Significant cost overruns on individual major projects often attract media attention and calls for increased risk transfer to contractors. However, while a high level of risk transfer to contractors may achieve results on certain projects in the short term, this approach may not create an attractive contracting environment to assist the country in meeting its long-term infrastructure needs. More collaborative approaches, rather than just increasing contractors’ risks, is a sensible way forward.
Interface risks are also a significant challenge in the rail sector because of the multitude of stakeholders. This complexity can result in an increased likelihood of interface risks, as coordinating activities and ensuring seamless integration among these entities can be challenging, with issues leading to significant time and cost consequences. These factors can impact not only the current phase of a project, but also have knock-on consequences for future stages, impacting overall project schedules and costs. Therefore, proactive risk management and clear interface arrangements are essential to minimise these risks.
“It is important to remember that not all infrastructure projects are created equal and rail infrastructure brings unique challenges which are not seen in more straightforward construction projects.”
Another significant challenge when delivering large scale rail infrastructure is the availability of funding. Under the NDP, the Government committed a spend of €165 billion between 2021 and 2030, with at least €35 billion to be invested in transport generally. However, the total bill for the AISRR recommendations alone amount to €35 billion of additional spending beyond the NDP, with the AISRR estimate excluding costs associated with existing spending commitments such as the expansion of Dublin’s DART network and investment in the MetroLink project. Such high spending requirements bring their own set of significant challenges, but if we want to build out our rail infrastructure, we need commitment from the Government of adequate financial resources linked to a realistic cost-analysis of these major projects.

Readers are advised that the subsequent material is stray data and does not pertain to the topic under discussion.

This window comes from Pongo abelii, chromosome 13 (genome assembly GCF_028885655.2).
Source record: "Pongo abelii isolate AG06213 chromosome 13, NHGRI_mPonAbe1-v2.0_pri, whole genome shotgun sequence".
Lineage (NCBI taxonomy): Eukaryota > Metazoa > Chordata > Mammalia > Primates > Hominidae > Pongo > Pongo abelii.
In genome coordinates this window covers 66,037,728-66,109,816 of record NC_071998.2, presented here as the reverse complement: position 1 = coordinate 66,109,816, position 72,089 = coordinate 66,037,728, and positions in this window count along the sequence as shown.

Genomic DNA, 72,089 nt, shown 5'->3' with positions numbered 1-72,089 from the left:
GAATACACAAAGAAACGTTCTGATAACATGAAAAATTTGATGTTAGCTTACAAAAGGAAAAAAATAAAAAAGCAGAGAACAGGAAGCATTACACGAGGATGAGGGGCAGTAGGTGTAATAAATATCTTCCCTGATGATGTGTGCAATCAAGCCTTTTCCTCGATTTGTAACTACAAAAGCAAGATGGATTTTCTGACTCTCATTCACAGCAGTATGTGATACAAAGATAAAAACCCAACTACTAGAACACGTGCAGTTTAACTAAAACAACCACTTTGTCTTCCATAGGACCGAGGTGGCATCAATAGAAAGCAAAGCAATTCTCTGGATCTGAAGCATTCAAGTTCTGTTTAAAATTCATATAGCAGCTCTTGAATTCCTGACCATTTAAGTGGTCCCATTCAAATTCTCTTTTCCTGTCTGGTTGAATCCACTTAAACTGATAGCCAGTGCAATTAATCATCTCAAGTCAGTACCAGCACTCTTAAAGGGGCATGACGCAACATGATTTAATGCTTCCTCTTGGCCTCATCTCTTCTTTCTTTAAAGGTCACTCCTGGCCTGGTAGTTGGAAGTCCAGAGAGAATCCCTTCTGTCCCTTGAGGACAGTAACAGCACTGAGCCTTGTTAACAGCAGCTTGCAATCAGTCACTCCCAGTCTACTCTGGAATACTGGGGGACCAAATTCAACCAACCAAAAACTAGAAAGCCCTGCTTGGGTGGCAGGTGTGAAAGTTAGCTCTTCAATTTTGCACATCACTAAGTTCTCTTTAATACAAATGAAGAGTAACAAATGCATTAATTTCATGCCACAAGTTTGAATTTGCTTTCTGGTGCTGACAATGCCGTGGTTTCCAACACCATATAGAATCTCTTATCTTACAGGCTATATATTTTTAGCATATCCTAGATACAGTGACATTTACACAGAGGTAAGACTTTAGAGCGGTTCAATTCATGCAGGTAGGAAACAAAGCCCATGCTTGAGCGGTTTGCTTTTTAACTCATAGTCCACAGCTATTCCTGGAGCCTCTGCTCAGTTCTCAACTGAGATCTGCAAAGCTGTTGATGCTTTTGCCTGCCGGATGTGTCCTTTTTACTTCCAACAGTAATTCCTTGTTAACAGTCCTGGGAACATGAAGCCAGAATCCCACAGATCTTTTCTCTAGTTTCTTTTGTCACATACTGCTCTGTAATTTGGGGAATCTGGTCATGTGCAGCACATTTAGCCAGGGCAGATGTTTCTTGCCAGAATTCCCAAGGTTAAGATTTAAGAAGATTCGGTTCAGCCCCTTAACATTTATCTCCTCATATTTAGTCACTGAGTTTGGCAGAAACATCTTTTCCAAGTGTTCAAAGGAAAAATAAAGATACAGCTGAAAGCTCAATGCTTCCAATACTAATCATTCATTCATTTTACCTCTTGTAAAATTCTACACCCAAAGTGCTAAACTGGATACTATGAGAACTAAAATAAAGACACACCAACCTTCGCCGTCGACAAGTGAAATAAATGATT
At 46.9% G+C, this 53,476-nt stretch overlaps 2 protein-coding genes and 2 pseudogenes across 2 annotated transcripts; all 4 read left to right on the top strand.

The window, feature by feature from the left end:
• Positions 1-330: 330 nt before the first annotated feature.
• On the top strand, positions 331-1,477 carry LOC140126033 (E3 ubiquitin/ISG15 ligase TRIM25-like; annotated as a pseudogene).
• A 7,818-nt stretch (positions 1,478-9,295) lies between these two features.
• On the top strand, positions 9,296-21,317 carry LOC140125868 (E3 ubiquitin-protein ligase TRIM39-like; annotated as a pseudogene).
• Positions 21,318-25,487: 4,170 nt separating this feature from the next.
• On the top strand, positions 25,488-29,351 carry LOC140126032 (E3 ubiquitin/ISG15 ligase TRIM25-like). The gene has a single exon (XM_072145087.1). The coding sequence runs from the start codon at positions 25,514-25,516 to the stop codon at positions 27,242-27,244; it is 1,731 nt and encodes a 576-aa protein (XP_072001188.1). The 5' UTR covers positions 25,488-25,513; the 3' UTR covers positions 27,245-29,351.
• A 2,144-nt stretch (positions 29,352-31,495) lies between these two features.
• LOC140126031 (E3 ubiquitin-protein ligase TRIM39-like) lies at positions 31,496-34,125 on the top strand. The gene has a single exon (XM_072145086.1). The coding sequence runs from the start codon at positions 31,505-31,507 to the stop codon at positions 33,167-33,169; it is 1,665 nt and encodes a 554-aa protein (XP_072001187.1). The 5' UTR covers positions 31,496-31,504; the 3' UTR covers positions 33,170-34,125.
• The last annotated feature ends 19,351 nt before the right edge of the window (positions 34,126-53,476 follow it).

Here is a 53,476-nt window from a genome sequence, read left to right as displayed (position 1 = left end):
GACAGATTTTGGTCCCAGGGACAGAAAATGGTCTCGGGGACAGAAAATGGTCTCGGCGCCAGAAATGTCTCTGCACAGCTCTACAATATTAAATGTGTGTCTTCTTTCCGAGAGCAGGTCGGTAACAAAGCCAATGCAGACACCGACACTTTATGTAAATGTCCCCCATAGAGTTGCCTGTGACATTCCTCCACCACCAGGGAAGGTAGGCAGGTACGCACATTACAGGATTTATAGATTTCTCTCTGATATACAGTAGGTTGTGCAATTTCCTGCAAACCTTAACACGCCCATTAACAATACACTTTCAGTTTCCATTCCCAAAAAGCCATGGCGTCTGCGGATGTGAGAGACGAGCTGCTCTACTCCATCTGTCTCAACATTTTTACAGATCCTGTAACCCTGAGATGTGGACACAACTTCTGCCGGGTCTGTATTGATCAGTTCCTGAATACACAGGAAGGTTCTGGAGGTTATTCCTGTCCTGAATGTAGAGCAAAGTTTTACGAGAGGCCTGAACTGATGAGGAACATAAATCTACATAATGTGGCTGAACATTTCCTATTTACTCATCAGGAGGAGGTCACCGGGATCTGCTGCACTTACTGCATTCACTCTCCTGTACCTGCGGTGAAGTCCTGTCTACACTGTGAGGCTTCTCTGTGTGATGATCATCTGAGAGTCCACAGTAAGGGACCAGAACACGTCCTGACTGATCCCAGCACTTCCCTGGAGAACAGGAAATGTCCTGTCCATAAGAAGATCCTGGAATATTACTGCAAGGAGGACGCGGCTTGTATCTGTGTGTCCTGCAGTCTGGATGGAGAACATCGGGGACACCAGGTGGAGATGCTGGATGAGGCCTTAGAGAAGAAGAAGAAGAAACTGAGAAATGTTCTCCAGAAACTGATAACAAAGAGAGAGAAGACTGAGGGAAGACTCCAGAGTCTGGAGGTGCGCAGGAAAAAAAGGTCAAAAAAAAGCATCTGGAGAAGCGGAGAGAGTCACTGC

There is an argument against significant investment in rail, given we are already transitioning to electric vehicles (EVs) and hydrogen fuelled trucks, which may reduce the need for heavy rail freight in the medium to long term, reducing the urgency to invest in rail. However, while EVs and hydrogen trucks can reduce emissions, they will not solve the urban congestion issues that Ireland’s cities face, nor are they better suited than rail for high-capacity, long-distance transport. While the shift to EVs is certainly a positive development in the decarbonisation of transport, it is not a comprehensive solution. Rail infrastructure remains essential for efficient, sustainable, and resilient transportation systems, especially in urban areas and for long-distance travel.
While the AISRR and our existing rail infrastructure spending commitments in the NDP are ambitious plans to drive progress towards better connectivity, sustainability, and economic growth through our rail infrastructure, we cannot forget about the important task of reconciling ambition with reality. If we want to successfully deliver an efficient and sustainable transport system in Ireland, it is essential that our government’s ambitious goals must firstly be analysed and prioritised, then supported by adequate funding and, finally, realised through well-structured contracts.
David Gunn, Partner
Construction, Infrastructure and Utilities
T: 086 035 9526 | E: firstname.lastname@example.org
Chelsey O’Doherty, Senior Associate
Construction, Infrastructure and Utilities
T: 086 165 9631 | E: email@example.com